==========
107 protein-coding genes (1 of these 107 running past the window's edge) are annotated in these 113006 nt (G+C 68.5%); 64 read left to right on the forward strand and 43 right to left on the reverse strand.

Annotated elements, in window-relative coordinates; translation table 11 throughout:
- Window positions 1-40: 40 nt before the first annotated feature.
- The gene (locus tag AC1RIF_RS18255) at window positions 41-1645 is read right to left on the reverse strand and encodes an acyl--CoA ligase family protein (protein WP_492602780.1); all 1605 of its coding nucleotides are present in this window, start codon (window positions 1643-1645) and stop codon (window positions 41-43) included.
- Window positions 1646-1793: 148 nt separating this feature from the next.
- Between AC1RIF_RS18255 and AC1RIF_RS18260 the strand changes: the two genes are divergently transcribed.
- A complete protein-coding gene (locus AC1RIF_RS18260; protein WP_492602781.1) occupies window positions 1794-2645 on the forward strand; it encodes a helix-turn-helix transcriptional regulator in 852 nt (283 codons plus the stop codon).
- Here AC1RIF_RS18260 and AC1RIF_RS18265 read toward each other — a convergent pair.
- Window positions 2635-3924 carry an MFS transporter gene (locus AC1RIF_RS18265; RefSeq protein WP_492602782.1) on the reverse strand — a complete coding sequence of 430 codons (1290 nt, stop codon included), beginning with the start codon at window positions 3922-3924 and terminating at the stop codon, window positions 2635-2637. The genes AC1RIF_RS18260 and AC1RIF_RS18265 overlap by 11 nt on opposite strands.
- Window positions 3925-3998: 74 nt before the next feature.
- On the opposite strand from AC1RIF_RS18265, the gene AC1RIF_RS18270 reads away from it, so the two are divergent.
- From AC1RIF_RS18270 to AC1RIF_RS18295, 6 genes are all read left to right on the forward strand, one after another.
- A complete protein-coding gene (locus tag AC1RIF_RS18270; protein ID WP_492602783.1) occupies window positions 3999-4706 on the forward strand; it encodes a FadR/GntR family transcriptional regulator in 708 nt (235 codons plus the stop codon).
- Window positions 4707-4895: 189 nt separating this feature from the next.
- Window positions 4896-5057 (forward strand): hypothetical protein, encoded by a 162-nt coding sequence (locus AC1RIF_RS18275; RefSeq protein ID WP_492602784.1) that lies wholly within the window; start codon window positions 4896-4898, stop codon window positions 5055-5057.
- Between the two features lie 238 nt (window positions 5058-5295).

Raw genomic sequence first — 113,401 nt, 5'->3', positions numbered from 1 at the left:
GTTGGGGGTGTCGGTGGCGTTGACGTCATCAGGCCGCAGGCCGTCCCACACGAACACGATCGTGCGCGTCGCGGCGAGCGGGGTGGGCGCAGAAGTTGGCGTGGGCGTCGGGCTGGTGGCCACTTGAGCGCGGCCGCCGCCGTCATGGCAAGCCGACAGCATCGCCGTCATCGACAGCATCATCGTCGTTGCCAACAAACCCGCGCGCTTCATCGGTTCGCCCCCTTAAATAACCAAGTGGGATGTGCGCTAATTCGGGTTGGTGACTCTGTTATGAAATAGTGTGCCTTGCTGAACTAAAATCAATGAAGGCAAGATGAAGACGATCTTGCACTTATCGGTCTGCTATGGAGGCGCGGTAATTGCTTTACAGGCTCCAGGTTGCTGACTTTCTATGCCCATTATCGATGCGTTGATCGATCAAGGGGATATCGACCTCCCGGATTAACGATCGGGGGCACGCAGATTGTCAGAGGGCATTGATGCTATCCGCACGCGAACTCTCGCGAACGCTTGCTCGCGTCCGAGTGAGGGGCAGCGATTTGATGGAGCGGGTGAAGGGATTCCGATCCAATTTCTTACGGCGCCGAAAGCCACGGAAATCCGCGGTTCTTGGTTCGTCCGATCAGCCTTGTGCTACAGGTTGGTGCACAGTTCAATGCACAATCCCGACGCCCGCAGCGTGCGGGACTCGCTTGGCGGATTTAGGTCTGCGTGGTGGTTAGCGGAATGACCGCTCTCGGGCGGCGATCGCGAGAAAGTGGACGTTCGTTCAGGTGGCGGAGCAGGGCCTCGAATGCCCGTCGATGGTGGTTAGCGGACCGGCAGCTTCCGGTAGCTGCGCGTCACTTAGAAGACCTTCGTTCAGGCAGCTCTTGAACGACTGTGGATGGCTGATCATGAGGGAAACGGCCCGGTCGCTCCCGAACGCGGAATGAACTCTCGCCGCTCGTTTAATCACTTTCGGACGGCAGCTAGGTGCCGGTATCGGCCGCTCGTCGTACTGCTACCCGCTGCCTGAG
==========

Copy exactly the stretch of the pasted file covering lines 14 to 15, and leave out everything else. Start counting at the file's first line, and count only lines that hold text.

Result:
- Window positions 4707-4895: 189 nt separating this feature from the next.
- Window positions 4896-5057 (forward strand): hypothetical protein, encoded by a 162-nt coding sequence (locus AC1RIF_RS18275; RefSeq protein ID WP_492602784.1) that lies wholly within the window; start codon window positions 4896-4898, stop codon window positions 5055-5057.